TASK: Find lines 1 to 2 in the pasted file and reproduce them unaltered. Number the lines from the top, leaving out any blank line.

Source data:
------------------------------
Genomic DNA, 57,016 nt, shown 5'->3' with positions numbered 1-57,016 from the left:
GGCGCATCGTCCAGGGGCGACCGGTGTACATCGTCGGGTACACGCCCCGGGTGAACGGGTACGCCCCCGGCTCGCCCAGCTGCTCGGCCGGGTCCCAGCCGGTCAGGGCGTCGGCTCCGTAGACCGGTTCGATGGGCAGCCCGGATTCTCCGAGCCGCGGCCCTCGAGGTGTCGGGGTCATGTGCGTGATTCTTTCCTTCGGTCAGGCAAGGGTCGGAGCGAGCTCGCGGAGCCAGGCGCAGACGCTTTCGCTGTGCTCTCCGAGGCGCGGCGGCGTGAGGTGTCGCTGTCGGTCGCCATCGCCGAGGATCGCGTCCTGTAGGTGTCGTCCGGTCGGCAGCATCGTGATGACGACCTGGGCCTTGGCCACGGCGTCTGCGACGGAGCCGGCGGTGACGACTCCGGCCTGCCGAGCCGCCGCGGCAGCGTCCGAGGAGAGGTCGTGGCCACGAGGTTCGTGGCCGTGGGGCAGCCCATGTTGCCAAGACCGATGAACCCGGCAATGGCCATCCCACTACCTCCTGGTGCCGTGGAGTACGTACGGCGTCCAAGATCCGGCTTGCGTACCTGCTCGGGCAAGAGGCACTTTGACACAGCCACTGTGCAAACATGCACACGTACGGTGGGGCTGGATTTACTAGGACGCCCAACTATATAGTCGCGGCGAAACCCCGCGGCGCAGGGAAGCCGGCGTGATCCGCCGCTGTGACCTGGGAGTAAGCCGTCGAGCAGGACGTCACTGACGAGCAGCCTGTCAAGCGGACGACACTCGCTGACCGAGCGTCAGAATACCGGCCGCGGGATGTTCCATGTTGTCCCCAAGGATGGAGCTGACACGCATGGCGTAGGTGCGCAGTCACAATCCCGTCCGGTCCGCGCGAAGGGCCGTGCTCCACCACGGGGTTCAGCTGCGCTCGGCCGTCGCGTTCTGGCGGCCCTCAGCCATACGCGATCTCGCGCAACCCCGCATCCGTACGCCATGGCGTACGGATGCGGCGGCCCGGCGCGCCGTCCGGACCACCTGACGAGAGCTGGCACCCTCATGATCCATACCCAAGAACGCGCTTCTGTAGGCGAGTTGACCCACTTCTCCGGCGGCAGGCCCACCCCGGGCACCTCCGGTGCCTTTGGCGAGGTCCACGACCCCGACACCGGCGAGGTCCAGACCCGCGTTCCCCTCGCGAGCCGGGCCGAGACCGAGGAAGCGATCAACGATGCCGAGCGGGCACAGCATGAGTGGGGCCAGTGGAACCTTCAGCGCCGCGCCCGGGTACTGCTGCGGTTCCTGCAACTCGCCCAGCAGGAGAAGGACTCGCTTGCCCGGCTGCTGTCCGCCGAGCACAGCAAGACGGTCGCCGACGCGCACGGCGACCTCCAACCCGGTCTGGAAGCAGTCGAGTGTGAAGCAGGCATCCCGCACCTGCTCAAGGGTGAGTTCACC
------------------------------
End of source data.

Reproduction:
Genomic DNA, 57,016 nt, shown 5'->3' with positions numbered 1-57,016 from the left:
GGCGCATCGTCCAGGGGCGACCGGTGTACATCGTCGGGTACACGCCCCGGGTGAACGGGTACGCCCCCGGCTCGCCCAGCTGCTCGGCCGGGTCCCAGCCGGTCAGGGCGTCGGCTCCGTAGACCGGTTCGATGGGCAGCCCGGATTCTCCGAGCCGCGGCCCTCGAGGTGTCGGGGTCATGTGCGTGATTCTTTCCTTCGGTCAGGCAAGGGTCGGAGCGAGCTCGCGGAGCCAGGCGCAGACGCTTTCGCTGTGCTCTCCGAGGCGCGGCGGCGTGAGGTGTCGCTGTCGGTCGCCATCGCCGAGGATCGCGTCCTGTAGGTGTCGTCCGGTCGGCAGCATCGTGATGACGACCTGGGCCTTGGCCACGGCGTCTGCGACGGAGCCGGCGGTGACGACTCCGGCCTGCCGAGCCGCCGCGGCAGCGTCCGAGGAGAGGTCGTGGCCACGAGGTTCGTGGCCGTGGGGCAGCCCATGTTGCCAAGACCGATGAACCCGGCAATGGCCATCCCACTACCTCCTGGTGCCGTGGAGTACGTACGGCGTCCAAGATCCGGCTTGCGTACCTGCTCGGGCAAGAGGCACTTTGACACAGCCACTGTGCAAACATGCACACGTACGGTGGGGCTGGATTTACTAGGACGCCCAACTATATAGTCGCGGCGAAACCCCGCGGCGCAGGGAAGCCGGCGTGATCCGCCGCTGTGACCTGGGAGTAAGCCGTCGAGCAGGACGTCACTGACGAGCAGCCTGTCAAGCGGACGACACTCGCTGACCGAGCGTCAGAATACCGGCCGCGGGATGTTCCATGTTGTCCCCAAGGATGGAGCTGACACGCATGGCGTAGGTGCGCAGTCACAATCCCGTCCGGTCCGCGCGAAGGGCCGTGCTCCACCACGGGGTTCAGCTGCGCTCGGCCGTCGCGTTCTGGCGGCCCTCAGCCATACGCGATCTCGCGCAACCCCGCATCCGTACGCCATGGCGTACGGATGCGGCGGCCCGGCGCGCCGTCCGGACCACCTGACGAGAGCTGGCACCCTCATGATCCATACCCAAGAACGCGCTTCTGTAGGCGAGTTGACCCACTTCTCCGGCGGCAGGCCCACCCCGGGCACCTCCGGTGCCTTTGGCGAGGTCCACGACCCCGACACCGGCGAGGTCCAGACCCGCGTTCCCCTCGCGAGCCGGGCCGAGACCGAGGAAGCGATCAACGATGCCGAGCGGGCACAGCATGAGTGGGGCCAGTGGAACCTTCAGCGCCGCGCCCGGGTACTGCTGCGGTTCCTGCAACTCGCCCAGCAGGAGAAGGACTCGCTTGCCCGGCTGCTGTCCGCCGAGCACAGCAAGACGGTCGCCGACGCGCACGGCGACCTCCAACCCGGTCTGGAAGCAGTCGAGTGTGAAGCAGGCATCCCGCACCTGCTCAAGGGTGAGTTCACC